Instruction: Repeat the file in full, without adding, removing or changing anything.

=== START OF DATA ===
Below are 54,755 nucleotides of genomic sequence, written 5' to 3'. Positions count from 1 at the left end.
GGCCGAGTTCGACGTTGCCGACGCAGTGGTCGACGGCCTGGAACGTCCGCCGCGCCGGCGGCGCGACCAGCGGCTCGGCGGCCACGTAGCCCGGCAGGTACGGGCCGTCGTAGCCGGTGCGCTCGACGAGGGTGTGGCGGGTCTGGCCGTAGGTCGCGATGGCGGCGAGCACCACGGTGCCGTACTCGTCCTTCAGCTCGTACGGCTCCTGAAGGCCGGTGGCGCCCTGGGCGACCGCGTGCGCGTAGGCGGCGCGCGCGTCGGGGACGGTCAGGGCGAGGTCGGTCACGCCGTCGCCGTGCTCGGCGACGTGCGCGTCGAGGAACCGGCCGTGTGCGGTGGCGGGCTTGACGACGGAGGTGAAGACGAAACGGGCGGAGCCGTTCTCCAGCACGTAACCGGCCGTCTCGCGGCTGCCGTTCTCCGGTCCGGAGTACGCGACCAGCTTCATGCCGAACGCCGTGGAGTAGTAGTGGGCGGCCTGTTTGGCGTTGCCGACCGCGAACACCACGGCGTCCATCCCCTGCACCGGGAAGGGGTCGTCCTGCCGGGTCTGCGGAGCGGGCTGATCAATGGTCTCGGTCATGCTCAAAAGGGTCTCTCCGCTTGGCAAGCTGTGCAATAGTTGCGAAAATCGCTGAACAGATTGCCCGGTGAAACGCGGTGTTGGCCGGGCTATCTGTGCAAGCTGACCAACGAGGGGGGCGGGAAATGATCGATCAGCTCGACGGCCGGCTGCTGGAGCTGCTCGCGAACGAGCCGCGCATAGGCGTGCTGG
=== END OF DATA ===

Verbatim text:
Below are 54,755 nucleotides of genomic sequence, written 5' to 3'. Positions count from 1 at the left end.
GGCCGAGTTCGACGTTGCCGACGCAGTGGTCGACGGCCTGGAACGTCCGCCGCGCCGGCGGCGCGACCAGCGGCTCGGCGGCCACGTAGCCCGGCAGGTACGGGCCGTCGTAGCCGGTGCGCTCGACGAGGGTGTGGCGGGTCTGGCCGTAGGTCGCGATGGCGGCGAGCACCACGGTGCCGTACTCGTCCTTCAGCTCGTACGGCTCCTGAAGGCCGGTGGCGCCCTGGGCGACCGCGTGCGCGTAGGCGGCGCGCGCGTCGGGGACGGTCAGGGCGAGGTCGGTCACGCCGTCGCCGTGCTCGGCGACGTGCGCGTCGAGGAACCGGCCGTGTGCGGTGGCGGGCTTGACGACGGAGGTGAAGACGAAACGGGCGGAGCCGTTCTCCAGCACGTAACCGGCCGTCTCGCGGCTGCCGTTCTCCGGTCCGGAGTACGCGACCAGCTTCATGCCGAACGCCGTGGAGTAGTAGTGGGCGGCCTGTTTGGCGTTGCCGACCGCGAACACCACGGCGTCCATCCCCTGCACCGGGAAGGGGTCGTCCTGCCGGGTCTGCGGAGCGGGCTGATCAATGGTCTCGGTCATGCTCAAAAGGGTCTCTCCGCTTGGCAAGCTGTGCAATAGTTGCGAAAATCGCTGAACAGATTGCCCGGTGAAACGCGGTGTTGGCCGGGCTATCTGTGCAAGCTGACCAACGAGGGGGGCGGGAAATGATCGATCAGCTCGACGGCCGGCTGCTGGAGCTGCTCGCGAACGAGCCGCGCATAGGCGTGCTGG